"Send Two People, Take Everyone"
|Motto||"Now is the Time"|
|Founded||January 25, 2013|
|Type||501(c)(3) (pending, as of April 2013[update])|
|Dennis Tito |
Inspiration Mars Foundation is a now defunct American nonprofit organization founded by Dennis Tito that in 2013 proposed to launch a crewed mission to flyby Mars in January 2018, or 2021 if they missed the first synodic opportunity in 2018.
Their website became defunct by late 2015.[not verified in body] They are no longer operating.
On 27 February 2013, the Inspiration Mars Foundation held a press conference in the National Press Club. They announce plans to procure space hardware, launch vehicle services, and select a two-person married couple as crew, and then raise the funding necessary to launch a mission to Mars in 2018. Dennis Tito said he would fund the foundation with $100 million for the first years of operation.
At the 2013 conference, however, Dennis Tito admitted that his plan was impossible without investment from NASA and the use of NASA spacecraft. NASA, however, was not willing to become a partner.
They projected costs of the mission between US$1–2 billion. Tito said he would fund the foundation's cost for the first two years and planned to raise funds from industry and individuals for the mission.
But in testimony before Congress in November 2013, Tito said that he expected private donors would only provide around $300 million, leaving the need for an additional investment of $700 million from the US government. NASA responded that while they were willing to share technical and programmatic expertise, they would not commit to sharing expenses with the organization. The foundation's funding model, dependent on a non-existent partner, never took form.
In March 2014, SpaceX said that they also had been contacted by Inspiration Mars, but that accommodating such requirements would require some additional work and that such work was not the current focus of SpaceX.
They proposed a free return trajectory to allow the spacecraft to use the smallest possible amount of propellant to flyby Mars and return to Earth. They stated that the January 2018 launch window offered a rare orbit opportunity to travel to Mars and return to Earth in 501 days.
Their stated backup plan involved a mission beginning in 2021 but it would be 88 days longer. They stated it would require both a flyby of Venus and Mars. The flight would take the spacecraft within 800 kilometres of the surface of Venus, using the planet for a gravity assist to speed the travel to Mars.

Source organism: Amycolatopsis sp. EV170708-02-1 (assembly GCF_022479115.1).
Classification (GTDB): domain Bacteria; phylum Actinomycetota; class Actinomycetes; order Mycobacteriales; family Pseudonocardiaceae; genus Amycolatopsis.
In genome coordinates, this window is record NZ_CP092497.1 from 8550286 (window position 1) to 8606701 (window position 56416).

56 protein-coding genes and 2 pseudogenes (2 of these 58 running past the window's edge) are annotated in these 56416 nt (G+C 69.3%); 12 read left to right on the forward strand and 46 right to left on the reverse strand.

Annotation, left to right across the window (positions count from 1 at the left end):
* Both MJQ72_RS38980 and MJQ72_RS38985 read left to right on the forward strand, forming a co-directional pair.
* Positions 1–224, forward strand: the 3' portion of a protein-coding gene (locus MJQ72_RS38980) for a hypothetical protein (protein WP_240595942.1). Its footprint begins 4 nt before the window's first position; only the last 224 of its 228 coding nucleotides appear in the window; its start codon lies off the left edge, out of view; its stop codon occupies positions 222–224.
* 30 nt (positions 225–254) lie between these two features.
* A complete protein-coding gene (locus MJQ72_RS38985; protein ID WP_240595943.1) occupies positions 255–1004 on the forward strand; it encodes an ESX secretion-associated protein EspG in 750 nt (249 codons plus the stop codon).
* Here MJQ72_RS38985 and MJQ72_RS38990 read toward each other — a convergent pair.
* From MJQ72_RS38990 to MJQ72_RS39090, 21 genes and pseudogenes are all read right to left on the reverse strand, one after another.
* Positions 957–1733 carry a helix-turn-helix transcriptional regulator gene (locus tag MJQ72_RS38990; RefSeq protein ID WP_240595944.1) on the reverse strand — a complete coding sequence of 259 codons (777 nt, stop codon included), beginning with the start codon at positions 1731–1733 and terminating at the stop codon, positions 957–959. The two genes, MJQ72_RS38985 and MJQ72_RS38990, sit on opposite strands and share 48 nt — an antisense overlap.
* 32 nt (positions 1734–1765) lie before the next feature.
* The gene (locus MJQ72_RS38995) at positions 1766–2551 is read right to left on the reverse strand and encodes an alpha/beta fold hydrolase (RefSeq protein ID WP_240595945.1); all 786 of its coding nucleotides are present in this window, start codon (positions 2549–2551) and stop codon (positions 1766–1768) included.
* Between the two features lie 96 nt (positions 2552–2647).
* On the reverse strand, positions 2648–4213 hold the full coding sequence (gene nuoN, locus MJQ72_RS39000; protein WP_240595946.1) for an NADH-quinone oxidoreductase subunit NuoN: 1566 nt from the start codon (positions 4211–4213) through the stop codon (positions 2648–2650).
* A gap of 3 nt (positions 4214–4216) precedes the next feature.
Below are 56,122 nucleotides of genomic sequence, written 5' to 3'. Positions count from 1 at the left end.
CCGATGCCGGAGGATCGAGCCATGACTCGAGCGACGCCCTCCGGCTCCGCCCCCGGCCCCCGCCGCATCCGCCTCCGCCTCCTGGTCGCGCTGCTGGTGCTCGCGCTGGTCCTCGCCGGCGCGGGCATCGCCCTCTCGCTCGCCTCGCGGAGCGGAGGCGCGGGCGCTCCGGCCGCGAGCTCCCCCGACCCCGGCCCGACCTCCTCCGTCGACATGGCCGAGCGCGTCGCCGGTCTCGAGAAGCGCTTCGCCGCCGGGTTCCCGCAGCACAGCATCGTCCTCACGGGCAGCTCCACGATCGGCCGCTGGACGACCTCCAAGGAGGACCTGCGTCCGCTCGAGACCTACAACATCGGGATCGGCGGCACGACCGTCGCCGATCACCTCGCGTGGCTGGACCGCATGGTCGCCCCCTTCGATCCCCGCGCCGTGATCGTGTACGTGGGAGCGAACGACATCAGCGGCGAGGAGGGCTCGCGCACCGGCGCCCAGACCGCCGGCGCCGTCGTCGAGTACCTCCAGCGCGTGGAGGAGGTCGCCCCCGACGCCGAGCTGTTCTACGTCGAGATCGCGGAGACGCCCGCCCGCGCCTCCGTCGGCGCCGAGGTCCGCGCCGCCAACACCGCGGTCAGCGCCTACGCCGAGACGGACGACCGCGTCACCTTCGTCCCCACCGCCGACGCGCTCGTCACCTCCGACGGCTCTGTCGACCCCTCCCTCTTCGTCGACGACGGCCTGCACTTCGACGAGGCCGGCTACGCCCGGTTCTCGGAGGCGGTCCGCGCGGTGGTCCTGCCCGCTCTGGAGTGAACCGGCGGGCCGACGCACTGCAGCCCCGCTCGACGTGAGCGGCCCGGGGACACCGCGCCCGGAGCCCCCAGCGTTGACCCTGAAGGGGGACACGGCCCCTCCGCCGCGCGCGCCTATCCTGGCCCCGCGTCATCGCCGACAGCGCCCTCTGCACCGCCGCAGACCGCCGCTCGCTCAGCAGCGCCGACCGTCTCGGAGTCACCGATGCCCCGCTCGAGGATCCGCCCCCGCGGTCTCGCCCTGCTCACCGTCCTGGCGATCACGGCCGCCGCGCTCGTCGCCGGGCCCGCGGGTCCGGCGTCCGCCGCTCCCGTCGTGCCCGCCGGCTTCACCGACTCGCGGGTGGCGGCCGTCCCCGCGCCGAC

According to a paper written by Tito, "the mission would require no maneuvers except small course corrections after a trans-Martian injection burn, [and] would allow no aborts. ... [It will] use low Earth orbit launch and crewed-spacecraft technology, outfitted for the long duration of a flight to Mars." They speculated that when the spacecraft returned to Earth it would reenter the atmosphere at 50 000 km per hour (ca 13.9 km/s), faster than any previous return. But they never got anywhere.
During the 16th Annual International Mars Society Convention in 2013, the Mars Society announced an international engineering competition for student teams to propose designs for the architecture of the mission. The contest was open to university engineering student teams. The design contest took place on August 9, 2014, and was won by an international team from Purdue University in US and Keio University in Japan.
A spokesman for NASA stated in February 2013 that "Inspiration Mars's proposed schedule is a significant challenge due to life support systems, space radiation response, habitats and the human psychology of being in a small spacecraft for over 500 days", but that "we remain open to further collaboration as their proposal and plans for a later mission develop".
John Logsdon, professor emeritus at George Washington University's Space Policy Institute, said the timeline was "totally implausible" for a mission to be launched in 2018, although the"Plan B" mission might be possible "if the stars align".
Their website became defunct in late 2015.
At a news conference in Washington, D.C., Tito said he's tired of waiting for NASA to send humans to Mars, and that he'd help finance the between $1 and $2 billion needed to complete the mission.
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